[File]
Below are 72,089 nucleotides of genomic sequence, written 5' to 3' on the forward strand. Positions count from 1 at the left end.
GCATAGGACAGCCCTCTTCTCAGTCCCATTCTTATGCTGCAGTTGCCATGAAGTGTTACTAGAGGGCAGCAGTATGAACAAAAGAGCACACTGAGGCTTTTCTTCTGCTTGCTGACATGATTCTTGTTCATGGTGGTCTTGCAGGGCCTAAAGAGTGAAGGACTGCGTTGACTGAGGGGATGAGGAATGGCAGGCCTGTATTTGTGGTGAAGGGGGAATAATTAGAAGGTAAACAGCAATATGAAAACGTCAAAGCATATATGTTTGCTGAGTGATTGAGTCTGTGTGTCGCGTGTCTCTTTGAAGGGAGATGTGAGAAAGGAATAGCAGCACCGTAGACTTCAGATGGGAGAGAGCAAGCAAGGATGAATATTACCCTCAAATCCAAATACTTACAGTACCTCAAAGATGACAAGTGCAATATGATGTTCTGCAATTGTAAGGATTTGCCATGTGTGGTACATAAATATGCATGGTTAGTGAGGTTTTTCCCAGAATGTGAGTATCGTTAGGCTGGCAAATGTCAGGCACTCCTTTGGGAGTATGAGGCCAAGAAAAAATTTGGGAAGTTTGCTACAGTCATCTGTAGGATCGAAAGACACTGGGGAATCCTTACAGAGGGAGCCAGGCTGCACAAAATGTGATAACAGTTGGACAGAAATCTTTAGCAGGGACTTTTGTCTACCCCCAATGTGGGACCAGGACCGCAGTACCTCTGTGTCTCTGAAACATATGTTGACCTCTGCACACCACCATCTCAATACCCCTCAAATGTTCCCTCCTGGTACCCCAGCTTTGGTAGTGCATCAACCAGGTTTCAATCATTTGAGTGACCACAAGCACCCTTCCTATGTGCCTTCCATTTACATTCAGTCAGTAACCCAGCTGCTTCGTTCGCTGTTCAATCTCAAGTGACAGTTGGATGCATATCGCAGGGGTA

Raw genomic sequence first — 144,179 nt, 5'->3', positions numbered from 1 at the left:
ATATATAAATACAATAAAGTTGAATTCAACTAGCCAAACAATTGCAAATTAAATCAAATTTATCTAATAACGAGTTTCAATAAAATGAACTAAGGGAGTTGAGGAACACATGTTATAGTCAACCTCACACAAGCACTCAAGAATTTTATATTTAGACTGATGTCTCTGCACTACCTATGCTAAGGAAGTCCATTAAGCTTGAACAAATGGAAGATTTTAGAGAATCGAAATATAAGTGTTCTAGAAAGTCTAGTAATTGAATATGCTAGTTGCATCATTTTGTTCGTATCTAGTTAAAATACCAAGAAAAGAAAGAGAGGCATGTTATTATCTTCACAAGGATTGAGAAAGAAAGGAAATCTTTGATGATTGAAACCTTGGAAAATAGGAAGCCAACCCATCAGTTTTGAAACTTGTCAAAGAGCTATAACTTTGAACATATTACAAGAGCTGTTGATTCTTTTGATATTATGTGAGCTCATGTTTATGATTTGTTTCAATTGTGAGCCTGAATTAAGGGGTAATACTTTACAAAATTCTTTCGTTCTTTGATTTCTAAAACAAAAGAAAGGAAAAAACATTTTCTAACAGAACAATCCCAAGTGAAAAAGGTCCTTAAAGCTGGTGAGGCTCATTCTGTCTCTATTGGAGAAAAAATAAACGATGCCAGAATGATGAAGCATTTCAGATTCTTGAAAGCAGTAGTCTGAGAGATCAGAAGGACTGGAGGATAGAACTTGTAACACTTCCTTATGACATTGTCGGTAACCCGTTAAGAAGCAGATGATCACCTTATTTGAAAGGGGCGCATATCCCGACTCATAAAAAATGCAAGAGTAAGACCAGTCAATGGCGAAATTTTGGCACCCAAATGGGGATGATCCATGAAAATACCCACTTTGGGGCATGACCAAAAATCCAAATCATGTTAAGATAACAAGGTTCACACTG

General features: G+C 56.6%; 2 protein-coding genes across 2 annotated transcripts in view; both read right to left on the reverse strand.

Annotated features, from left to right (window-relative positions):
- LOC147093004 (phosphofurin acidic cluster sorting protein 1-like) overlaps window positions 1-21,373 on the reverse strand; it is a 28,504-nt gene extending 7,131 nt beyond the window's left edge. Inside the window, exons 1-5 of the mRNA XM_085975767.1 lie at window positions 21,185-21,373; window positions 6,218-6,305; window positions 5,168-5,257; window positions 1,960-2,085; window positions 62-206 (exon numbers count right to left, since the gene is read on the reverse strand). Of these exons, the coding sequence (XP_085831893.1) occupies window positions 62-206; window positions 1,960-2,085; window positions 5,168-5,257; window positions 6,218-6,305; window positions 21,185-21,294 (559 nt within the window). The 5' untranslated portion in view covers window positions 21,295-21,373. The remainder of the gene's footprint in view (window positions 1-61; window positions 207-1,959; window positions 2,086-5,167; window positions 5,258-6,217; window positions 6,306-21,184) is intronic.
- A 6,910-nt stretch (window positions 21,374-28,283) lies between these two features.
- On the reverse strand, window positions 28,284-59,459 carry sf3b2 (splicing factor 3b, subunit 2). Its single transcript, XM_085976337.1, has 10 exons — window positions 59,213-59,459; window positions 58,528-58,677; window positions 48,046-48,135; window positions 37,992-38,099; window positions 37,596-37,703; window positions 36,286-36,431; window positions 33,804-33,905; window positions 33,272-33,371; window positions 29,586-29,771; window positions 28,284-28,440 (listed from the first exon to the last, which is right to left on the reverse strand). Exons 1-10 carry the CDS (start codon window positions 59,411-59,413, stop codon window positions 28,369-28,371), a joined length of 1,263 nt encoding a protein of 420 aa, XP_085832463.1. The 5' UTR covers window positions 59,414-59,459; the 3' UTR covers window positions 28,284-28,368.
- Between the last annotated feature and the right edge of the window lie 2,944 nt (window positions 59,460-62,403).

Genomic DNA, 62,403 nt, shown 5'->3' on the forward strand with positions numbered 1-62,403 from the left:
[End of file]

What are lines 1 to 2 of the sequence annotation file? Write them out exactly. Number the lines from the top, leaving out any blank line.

Below are 72,089 nucleotides of genomic sequence, written 5' to 3' on the forward strand. Positions count from 1 at the left end.
GCATAGGACAGCCCTCTTCTCAGTCCCATTCTTATGCTGCAGTTGCCATGAAGTGTTACTAGAGGGCAGCAGTATGAACAAAAGAGCACACTGAGGCTTTTCTTCTGCTTGCTGACATGATTCTTGTTCATGGTGGTCTTGCAGGGCCTAAAGAGTGAAGGACTGCGTTGACTGAGGGGATGAGGAATGGCAGGCCTGTATTTGTGGTGAAGGGGGAATAATTAGAAGGTAAACAGCAATATGAAAACGTCAAAGCATATATGTTTGCTGAGTGATTGAGTCTGTGTGTCGCGTGTCTCTTTGAAGGGAGATGTGAGAAAGGAATAGCAGCACCGTAGACTTCAGATGGGAGAGAGCAAGCAAGGATGAATATTACCCTCAAATCCAAATACTTACAGTACCTCAAAGATGACAAGTGCAATATGATGTTCTGCAATTGTAAGGATTTGCCATGTGTGGTACATAAATATGCATGGTTAGTGAGGTTTTTCCCAGAATGTGAGTATCGTTAGGCTGGCAAATGTCAGGCACTCCTTTGGGAGTATGAGGCCAAGAAAAAATTTGGGAAGTTTGCTACAGTCATCTGTAGGATCGAAAGACACTGGGGAATCCTTACAGAGGGAGCCAGGCTGCACAAAATGTGATAACAGTTGGACAGAAATCTTTAGCAGGGACTTTTGTCTACCCCCAATGTGGGACCAGGACCGCAGTACCTCTGTGTCTCTGAAACATATGTTGACCTCTGCACACCACCATCTCAATACCCCTCAAATGTTCCCTCCTGGTACCCCAGCTTTGGTAGTGCATCAACCAGGTTTCAATCATTTGAGTGACCACAAGCACCCTTCCTATGTGCCTTCCATTTACATTCAGTCAGTAACCCAGCTGCTTCGTTCGCTGTTCAATCTCAAGTGACAGTTGGATGCATATCGCAGGGGTA